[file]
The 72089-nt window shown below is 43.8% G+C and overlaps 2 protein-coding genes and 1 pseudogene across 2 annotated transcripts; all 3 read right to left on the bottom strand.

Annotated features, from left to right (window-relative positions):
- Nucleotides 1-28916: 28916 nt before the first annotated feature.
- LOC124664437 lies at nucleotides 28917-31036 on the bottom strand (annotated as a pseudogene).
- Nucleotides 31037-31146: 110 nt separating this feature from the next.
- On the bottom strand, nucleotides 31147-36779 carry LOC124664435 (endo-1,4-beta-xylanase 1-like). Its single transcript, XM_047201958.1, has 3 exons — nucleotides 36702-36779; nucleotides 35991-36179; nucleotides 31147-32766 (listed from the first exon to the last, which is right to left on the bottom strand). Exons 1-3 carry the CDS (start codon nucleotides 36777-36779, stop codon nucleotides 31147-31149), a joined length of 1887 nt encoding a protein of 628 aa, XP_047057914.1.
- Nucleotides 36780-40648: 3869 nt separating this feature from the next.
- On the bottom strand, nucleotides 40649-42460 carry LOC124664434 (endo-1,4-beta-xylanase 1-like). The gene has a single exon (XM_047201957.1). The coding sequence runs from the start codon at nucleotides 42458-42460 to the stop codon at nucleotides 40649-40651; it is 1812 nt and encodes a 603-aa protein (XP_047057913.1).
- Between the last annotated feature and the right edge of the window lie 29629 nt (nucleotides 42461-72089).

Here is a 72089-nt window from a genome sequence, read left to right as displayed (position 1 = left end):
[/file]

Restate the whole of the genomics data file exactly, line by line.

The 72089-nt window shown below is 43.8% G+C and overlaps 2 protein-coding genes and 1 pseudogene across 2 annotated transcripts; all 3 read right to left on the bottom strand.

Annotated features, from left to right (window-relative positions):
- Nucleotides 1-28916: 28916 nt before the first annotated feature.
- LOC124664437 lies at nucleotides 28917-31036 on the bottom strand (annotated as a pseudogene).
- Nucleotides 31037-31146: 110 nt separating this feature from the next.
- On the bottom strand, nucleotides 31147-36779 carry LOC124664435 (endo-1,4-beta-xylanase 1-like). Its single transcript, XM_047201958.1, has 3 exons — nucleotides 36702-36779; nucleotides 35991-36179; nucleotides 31147-32766 (listed from the first exon to the last, which is right to left on the bottom strand). Exons 1-3 carry the CDS (start codon nucleotides 36777-36779, stop codon nucleotides 31147-31149), a joined length of 1887 nt encoding a protein of 628 aa, XP_047057914.1.
- Nucleotides 36780-40648: 3869 nt separating this feature from the next.
- On the bottom strand, nucleotides 40649-42460 carry LOC124664434 (endo-1,4-beta-xylanase 1-like). The gene has a single exon (XM_047201957.1). The coding sequence runs from the start codon at nucleotides 42458-42460 to the stop codon at nucleotides 40649-40651; it is 1812 nt and encodes a 603-aa protein (XP_047057913.1).
- Between the last annotated feature and the right edge of the window lie 29629 nt (nucleotides 42461-72089).

Here is a 72089-nt window from a genome sequence, read left to right as displayed (position 1 = left end):